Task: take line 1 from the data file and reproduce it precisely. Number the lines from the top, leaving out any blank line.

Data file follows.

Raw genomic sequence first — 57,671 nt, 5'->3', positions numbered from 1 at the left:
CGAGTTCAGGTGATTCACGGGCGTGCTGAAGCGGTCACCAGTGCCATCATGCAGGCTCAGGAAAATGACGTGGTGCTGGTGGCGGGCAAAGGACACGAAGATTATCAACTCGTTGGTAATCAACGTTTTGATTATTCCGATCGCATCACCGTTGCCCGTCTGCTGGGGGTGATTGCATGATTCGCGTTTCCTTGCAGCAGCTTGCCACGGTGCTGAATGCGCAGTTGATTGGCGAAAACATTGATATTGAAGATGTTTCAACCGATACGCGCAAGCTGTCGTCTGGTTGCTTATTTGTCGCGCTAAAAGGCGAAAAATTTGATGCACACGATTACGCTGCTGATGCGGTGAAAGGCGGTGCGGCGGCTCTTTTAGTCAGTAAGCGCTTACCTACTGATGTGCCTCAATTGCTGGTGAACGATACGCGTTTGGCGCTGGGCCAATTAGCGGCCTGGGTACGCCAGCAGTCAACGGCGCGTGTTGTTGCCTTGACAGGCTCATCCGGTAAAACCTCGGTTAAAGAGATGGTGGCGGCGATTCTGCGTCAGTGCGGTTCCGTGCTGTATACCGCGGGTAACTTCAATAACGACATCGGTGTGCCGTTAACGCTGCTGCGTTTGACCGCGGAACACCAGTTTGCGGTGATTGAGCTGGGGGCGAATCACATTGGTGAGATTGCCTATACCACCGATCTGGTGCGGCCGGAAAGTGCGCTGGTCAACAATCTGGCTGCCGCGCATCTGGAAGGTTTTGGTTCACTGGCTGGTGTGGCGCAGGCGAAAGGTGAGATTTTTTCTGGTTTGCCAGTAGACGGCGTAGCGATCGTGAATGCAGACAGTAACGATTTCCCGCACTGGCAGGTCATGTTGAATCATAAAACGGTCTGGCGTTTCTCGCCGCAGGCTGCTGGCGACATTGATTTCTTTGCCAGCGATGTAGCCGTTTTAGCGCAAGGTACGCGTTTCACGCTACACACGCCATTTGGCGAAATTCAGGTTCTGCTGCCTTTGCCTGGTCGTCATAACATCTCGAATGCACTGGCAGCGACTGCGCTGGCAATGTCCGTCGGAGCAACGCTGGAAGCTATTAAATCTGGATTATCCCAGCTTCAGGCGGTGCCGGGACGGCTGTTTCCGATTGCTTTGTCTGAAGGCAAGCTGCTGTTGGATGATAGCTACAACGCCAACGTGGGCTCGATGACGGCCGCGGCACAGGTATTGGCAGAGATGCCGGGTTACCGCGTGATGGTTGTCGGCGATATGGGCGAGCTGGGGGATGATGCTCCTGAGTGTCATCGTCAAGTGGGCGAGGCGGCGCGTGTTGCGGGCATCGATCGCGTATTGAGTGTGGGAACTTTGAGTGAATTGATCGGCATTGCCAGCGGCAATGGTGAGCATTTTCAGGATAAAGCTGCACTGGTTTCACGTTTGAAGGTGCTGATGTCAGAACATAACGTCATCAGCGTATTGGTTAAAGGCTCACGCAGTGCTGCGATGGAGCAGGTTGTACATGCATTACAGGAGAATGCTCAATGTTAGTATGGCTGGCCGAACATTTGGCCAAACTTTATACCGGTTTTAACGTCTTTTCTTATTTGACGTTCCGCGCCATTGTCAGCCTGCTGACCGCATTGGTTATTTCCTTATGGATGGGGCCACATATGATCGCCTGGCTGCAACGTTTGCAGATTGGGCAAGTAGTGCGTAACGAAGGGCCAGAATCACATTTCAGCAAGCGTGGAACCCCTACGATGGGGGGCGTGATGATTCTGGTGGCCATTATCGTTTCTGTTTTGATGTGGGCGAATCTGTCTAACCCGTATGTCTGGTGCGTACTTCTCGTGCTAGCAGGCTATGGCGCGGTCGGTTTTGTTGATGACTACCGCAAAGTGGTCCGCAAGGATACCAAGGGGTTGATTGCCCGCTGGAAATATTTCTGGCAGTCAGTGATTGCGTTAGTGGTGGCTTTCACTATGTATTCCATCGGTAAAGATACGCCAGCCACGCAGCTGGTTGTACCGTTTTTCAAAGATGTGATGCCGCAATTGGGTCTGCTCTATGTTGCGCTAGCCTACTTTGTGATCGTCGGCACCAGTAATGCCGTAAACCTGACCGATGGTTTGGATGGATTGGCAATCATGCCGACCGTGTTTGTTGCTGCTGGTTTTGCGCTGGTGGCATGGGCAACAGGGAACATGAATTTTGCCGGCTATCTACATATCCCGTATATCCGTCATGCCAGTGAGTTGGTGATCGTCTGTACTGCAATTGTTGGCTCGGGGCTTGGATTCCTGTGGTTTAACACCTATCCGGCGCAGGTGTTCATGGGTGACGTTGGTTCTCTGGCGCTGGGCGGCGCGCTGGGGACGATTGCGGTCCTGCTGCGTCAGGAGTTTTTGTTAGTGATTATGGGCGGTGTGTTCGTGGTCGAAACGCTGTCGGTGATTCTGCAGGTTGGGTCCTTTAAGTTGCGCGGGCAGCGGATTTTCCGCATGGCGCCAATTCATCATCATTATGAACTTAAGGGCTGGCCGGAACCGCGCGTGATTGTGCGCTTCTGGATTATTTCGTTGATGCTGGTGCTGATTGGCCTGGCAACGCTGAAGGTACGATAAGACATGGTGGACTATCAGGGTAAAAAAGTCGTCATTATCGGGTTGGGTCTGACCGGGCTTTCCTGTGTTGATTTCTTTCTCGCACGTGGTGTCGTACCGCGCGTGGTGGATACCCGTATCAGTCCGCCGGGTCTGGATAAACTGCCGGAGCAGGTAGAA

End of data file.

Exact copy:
Raw genomic sequence first — 57,671 nt, 5'->3', positions numbered from 1 at the left: